When I say specific, I mean measurable and achievable. Don’t set a goal that says, “I want to be published.” First, it’s too vague. Second, getting published isn’t under your direct control.

A solid goal might be, “I will complete my 90,000 word Young Adult novel by December 1st.” This is clear and measurable, and you have the ability to achieve it.

2. Break your long-term goal into smaller, short-term goals.
Look at your schedule and decide how you want to chunk things down. Will you write every day? Three days a week? Or all day on Saturdays? Block out the time in your schedule, then create realistic mini goals.

Using the 90,000 word novel in six months as an example, that would mean your smaller goals would be to write 15,000 words each month; 3,750 words each week; and, if you write 5 days a week, that’s only 750 words a day. That is reasonable.

Remember, your goals need to be specific and measurable as to what (750 words a day) and when (Monday, Tuesday, Wednesday, Thursday, Friday from 6:00 to 9:00 p.m.).

If your goal is to build your writing creds, your smaller goal might be to write and submit one magazine article each month.

3. Track your progress.
I believe in the power of tangible, visual progress charts. You can use a wall calendar, giving yourself a sticker for each day you reach your goal. You can make a graph that shows how many words you’ve written. There are some good online goal trackers like Joe’s Goals and LifeTick (this one has an iPhone app). If you’re motivated by sharing your goals with others, you can put a word count ticker on your blog to show your progress, like these from Writertopia.

4. Assess your goals.
After you’ve been completing your smaller, short-term goals for awhile, take a look at them and make sure they are supporting your larger goal. Sometimes what you think will help you reach your goal might be slightly off target. Or perhaps you’ve set your goals too high, or too low. Assess and readjust your goals, if needed. I like to do a quick assessment once a month, to review the progress I’ve made and what’s still ahead.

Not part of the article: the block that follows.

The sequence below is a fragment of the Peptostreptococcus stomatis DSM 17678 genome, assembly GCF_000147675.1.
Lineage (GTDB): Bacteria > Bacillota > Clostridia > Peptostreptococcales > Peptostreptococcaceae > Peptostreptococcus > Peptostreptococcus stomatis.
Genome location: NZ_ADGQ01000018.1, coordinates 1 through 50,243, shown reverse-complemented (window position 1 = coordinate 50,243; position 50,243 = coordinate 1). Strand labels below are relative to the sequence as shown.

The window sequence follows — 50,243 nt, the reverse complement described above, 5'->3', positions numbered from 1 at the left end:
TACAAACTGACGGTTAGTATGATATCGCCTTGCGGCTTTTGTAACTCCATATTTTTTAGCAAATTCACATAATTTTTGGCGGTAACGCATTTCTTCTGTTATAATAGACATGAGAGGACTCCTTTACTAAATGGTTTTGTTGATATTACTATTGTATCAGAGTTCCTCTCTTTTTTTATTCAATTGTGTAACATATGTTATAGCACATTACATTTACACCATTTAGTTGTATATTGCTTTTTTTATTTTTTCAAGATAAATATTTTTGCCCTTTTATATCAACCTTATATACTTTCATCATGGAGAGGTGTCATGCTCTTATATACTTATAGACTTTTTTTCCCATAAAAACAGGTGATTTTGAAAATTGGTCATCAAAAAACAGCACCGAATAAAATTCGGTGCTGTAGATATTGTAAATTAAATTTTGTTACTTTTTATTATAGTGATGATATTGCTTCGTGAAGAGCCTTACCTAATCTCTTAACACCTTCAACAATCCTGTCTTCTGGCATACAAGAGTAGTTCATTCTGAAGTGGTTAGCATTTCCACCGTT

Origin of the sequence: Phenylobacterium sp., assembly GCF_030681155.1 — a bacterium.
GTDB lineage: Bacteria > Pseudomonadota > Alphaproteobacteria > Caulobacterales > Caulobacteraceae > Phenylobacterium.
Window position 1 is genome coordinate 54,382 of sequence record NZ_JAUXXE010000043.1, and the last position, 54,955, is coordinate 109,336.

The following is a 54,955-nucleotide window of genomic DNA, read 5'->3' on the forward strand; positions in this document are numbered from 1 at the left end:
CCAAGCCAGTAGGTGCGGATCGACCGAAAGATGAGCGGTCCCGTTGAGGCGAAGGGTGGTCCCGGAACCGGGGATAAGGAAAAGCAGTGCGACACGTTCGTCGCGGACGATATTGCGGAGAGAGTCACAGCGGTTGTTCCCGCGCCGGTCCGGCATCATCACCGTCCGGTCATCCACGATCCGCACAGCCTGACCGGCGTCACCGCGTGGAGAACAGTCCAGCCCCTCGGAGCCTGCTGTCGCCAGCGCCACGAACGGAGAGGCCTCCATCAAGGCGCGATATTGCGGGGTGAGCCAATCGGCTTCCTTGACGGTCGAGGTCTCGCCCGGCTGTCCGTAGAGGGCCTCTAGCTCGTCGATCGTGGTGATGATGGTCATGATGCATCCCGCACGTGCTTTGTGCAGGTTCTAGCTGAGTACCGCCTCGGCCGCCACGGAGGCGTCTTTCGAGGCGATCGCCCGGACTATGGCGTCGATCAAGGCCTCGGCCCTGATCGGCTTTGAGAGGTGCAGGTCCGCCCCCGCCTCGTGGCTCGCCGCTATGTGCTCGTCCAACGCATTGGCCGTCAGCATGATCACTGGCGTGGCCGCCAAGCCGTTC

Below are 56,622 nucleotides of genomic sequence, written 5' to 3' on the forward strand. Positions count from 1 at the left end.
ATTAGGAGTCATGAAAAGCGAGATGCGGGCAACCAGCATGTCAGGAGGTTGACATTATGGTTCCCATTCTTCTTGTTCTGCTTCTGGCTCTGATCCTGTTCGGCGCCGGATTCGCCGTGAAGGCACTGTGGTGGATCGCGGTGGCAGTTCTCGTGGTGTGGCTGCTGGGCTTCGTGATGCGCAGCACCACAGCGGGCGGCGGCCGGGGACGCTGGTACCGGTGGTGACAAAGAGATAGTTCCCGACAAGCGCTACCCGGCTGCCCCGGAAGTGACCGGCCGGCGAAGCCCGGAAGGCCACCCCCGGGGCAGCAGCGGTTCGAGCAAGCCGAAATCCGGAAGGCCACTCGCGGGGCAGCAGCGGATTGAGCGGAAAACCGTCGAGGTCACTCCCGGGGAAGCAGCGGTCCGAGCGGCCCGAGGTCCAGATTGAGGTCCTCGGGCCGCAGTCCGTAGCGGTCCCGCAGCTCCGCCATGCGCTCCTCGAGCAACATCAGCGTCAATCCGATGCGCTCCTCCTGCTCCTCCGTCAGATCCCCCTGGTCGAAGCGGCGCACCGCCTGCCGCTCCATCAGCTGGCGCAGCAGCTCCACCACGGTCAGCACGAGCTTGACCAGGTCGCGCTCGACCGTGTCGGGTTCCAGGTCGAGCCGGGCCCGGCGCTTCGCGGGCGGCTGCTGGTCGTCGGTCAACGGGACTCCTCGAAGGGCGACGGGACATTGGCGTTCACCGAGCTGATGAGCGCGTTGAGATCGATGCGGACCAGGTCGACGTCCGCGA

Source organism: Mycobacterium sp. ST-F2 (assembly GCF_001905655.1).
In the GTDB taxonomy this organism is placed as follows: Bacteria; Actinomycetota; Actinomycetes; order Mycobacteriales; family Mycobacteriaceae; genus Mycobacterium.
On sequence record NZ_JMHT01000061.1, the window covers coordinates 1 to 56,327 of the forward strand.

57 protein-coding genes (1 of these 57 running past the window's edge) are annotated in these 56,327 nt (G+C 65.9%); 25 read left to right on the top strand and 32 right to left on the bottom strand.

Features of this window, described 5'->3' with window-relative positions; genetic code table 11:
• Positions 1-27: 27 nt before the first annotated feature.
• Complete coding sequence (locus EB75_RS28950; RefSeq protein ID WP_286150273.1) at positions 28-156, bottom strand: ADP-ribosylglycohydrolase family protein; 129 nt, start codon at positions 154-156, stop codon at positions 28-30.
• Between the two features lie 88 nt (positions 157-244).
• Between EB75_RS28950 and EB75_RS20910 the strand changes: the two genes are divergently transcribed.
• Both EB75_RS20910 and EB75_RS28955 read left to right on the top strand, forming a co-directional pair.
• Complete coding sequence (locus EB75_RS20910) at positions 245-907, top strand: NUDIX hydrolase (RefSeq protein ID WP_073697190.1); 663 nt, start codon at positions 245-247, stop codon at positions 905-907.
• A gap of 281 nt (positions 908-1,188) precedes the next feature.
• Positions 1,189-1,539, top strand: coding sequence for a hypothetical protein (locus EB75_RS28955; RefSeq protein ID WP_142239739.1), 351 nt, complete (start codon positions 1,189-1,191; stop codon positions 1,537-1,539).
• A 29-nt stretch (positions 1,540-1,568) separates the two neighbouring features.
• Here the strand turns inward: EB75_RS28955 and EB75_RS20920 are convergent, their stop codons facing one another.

What types of things do you do to make and meet your writing goals?

Writing Tip Tuesday: Giving Your Characters Voice

I’ve read several novels lately where all the characters sound the same; you can’t tell them apart without a dialogue tag. Sometimes I’ve even had to retrace a conversation between two people back to the last dialogue tag and then count them out to know who’s talking.

Ooops. Not a good thing.

Here are some tips for giving your characters unique voices:

  • Spend some time getting to know your characters as people. Who are they? What are they like? What’s their backstory? When you know your characters well, they become unique individuals to you—with unique language patterns.
  • Give your characters favorite words or expressions. You don’t want to overdo this or, well, does “Holy overdone expressions, Batman” give you an idea?
  • Loosely base your characters on people you know—how would they say it? Then tweak it a bit.
  • Go hang out where people like your characters are. Listen to the way they talk. Incorporate that into your dialogue.
  • Read your dialogue aloud—as if you were performing it on stage. Does it sound right?

Readers, what tips or tricks do you use to give (and keep) your characters’ voices unique?

Writing Tip Tuesday: Give it a Rest!


Sometimes, the best thing you can do for your writing is to take a break. This is especially true during the editing phase. Let it sit for a day or week. Then go back to it with fresh eyes and a fresh brain.

It’s also good to take an occasional day away from your story to just go play, relax, have fun. Energize the creative side of you.